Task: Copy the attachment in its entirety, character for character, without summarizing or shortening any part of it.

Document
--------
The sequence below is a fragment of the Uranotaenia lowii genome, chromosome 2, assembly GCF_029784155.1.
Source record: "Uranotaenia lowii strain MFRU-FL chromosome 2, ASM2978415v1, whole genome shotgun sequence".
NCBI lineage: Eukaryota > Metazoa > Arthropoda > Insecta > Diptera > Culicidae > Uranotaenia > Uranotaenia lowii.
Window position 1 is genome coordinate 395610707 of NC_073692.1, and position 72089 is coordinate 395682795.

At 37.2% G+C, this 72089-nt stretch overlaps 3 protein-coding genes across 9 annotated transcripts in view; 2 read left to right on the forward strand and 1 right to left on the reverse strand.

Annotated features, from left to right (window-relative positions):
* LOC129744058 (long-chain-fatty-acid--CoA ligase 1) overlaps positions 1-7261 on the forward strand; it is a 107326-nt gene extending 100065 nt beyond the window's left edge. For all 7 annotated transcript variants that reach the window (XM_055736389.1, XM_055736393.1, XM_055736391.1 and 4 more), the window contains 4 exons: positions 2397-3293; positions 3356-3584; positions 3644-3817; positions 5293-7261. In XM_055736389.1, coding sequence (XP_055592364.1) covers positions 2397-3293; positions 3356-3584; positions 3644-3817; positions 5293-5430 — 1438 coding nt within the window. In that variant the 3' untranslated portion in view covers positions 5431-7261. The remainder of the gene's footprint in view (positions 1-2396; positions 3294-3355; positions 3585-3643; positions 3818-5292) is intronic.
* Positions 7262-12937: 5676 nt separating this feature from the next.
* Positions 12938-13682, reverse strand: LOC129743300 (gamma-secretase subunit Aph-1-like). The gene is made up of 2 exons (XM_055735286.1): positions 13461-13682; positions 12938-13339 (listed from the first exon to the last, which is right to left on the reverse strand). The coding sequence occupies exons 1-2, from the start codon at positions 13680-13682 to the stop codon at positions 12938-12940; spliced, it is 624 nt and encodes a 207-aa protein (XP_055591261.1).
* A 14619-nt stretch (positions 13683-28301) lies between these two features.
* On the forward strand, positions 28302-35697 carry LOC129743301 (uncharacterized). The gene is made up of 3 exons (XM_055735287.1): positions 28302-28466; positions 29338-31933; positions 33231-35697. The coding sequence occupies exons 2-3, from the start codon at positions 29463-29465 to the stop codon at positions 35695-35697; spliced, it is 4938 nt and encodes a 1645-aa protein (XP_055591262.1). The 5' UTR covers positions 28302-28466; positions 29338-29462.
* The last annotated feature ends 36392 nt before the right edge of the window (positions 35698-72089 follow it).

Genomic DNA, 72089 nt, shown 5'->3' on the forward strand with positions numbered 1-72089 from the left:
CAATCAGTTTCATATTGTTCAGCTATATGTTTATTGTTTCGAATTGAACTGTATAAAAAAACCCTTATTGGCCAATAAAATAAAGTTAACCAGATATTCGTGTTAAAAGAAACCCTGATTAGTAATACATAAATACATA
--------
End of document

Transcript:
The sequence below is a fragment of the Uranotaenia lowii genome, chromosome 2, assembly GCF_029784155.1.
Source record: "Uranotaenia lowii strain MFRU-FL chromosome 2, ASM2978415v1, whole genome shotgun sequence".
NCBI lineage: Eukaryota > Metazoa > Arthropoda > Insecta > Diptera > Culicidae > Uranotaenia > Uranotaenia lowii.
Window position 1 is genome coordinate 395610707 of NC_073692.1, and position 72089 is coordinate 395682795.

At 37.2% G+C, this 72089-nt stretch overlaps 3 protein-coding genes across 9 annotated transcripts in view; 2 read left to right on the forward strand and 1 right to left on the reverse strand.

Annotated features, from left to right (window-relative positions):
* LOC129744058 (long-chain-fatty-acid--CoA ligase 1) overlaps positions 1-7261 on the forward strand; it is a 107326-nt gene extending 100065 nt beyond the window's left edge. For all 7 annotated transcript variants that reach the window (XM_055736389.1, XM_055736393.1, XM_055736391.1 and 4 more), the window contains 4 exons: positions 2397-3293; positions 3356-3584; positions 3644-3817; positions 5293-7261. In XM_055736389.1, coding sequence (XP_055592364.1) covers positions 2397-3293; positions 3356-3584; positions 3644-3817; positions 5293-5430 — 1438 coding nt within the window. In that variant the 3' untranslated portion in view covers positions 5431-7261. The remainder of the gene's footprint in view (positions 1-2396; positions 3294-3355; positions 3585-3643; positions 3818-5292) is intronic.
* Positions 7262-12937: 5676 nt separating this feature from the next.
* Positions 12938-13682, reverse strand: LOC129743300 (gamma-secretase subunit Aph-1-like). The gene is made up of 2 exons (XM_055735286.1): positions 13461-13682; positions 12938-13339 (listed from the first exon to the last, which is right to left on the reverse strand). The coding sequence occupies exons 1-2, from the start codon at positions 13680-13682 to the stop codon at positions 12938-12940; spliced, it is 624 nt and encodes a 207-aa protein (XP_055591261.1).
* A 14619-nt stretch (positions 13683-28301) lies between these two features.
* On the forward strand, positions 28302-35697 carry LOC129743301 (uncharacterized). The gene is made up of 3 exons (XM_055735287.1): positions 28302-28466; positions 29338-31933; positions 33231-35697. The coding sequence occupies exons 2-3, from the start codon at positions 29463-29465 to the stop codon at positions 35695-35697; spliced, it is 4938 nt and encodes a 1645-aa protein (XP_055591262.1). The 5' UTR covers positions 28302-28466; positions 29338-29462.
* The last annotated feature ends 36392 nt before the right edge of the window (positions 35698-72089 follow it).

Genomic DNA, 72089 nt, shown 5'->3' on the forward strand with positions numbered 1-72089 from the left:
CAATCAGTTTCATATTGTTCAGCTATATGTTTATTGTTTCGAATTGAACTGTATAAAAAAACCCTTATTGGCCAATAAAATAAAGTTAACCAGATATTCGTGTTAAAAGAAACCCTGATTAGTAATACATAAATACATA